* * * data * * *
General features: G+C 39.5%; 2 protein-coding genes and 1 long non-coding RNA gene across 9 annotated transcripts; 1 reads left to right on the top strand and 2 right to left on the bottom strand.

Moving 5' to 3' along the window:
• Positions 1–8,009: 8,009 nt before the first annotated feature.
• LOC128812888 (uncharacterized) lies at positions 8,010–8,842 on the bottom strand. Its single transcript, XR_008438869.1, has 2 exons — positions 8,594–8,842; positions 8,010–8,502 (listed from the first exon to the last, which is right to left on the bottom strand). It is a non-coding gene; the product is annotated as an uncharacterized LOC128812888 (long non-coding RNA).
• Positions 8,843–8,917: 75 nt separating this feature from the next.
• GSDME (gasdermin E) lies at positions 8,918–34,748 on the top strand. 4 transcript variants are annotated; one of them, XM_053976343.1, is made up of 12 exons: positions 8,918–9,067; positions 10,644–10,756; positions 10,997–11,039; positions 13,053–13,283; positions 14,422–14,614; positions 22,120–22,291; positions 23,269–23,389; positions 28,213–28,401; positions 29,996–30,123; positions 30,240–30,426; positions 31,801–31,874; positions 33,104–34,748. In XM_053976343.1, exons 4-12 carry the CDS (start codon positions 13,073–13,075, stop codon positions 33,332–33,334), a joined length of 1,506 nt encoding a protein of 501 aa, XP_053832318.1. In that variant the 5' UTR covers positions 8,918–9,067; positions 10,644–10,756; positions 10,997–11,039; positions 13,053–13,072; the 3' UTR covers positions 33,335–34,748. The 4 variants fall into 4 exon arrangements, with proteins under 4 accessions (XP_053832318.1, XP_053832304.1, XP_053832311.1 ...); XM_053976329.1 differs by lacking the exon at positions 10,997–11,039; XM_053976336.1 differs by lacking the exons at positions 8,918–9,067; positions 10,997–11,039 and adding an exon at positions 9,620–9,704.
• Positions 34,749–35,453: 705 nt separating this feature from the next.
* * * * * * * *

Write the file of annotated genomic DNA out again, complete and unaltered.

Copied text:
General features: G+C 39.5%; 2 protein-coding genes and 1 long non-coding RNA gene across 9 annotated transcripts; 1 reads left to right on the top strand and 2 right to left on the bottom strand.

Moving 5' to 3' along the window:
• Positions 1–8,009: 8,009 nt before the first annotated feature.
• LOC128812888 (uncharacterized) lies at positions 8,010–8,842 on the bottom strand. Its single transcript, XR_008438869.1, has 2 exons — positions 8,594–8,842; positions 8,010–8,502 (listed from the first exon to the last, which is right to left on the bottom strand). It is a non-coding gene; the product is annotated as an uncharacterized LOC128812888 (long non-coding RNA).
• Positions 8,843–8,917: 75 nt separating this feature from the next.
• GSDME (gasdermin E) lies at positions 8,918–34,748 on the top strand. 4 transcript variants are annotated; one of them, XM_053976343.1, is made up of 12 exons: positions 8,918–9,067; positions 10,644–10,756; positions 10,997–11,039; positions 13,053–13,283; positions 14,422–14,614; positions 22,120–22,291; positions 23,269–23,389; positions 28,213–28,401; positions 29,996–30,123; positions 30,240–30,426; positions 31,801–31,874; positions 33,104–34,748. In XM_053976343.1, exons 4-12 carry the CDS (start codon positions 13,073–13,075, stop codon positions 33,332–33,334), a joined length of 1,506 nt encoding a protein of 501 aa, XP_053832318.1. In that variant the 5' UTR covers positions 8,918–9,067; positions 10,644–10,756; positions 10,997–11,039; positions 13,053–13,072; the 3' UTR covers positions 33,335–34,748. The 4 variants fall into 4 exon arrangements, with proteins under 4 accessions (XP_053832318.1, XP_053832304.1, XP_053832311.1 ...); XM_053976329.1 differs by lacking the exon at positions 10,997–11,039; XM_053976336.1 differs by lacking the exons at positions 8,918–9,067; positions 10,997–11,039 and adding an exon at positions 9,620–9,704.
• Positions 34,749–35,453: 705 nt separating this feature from the next.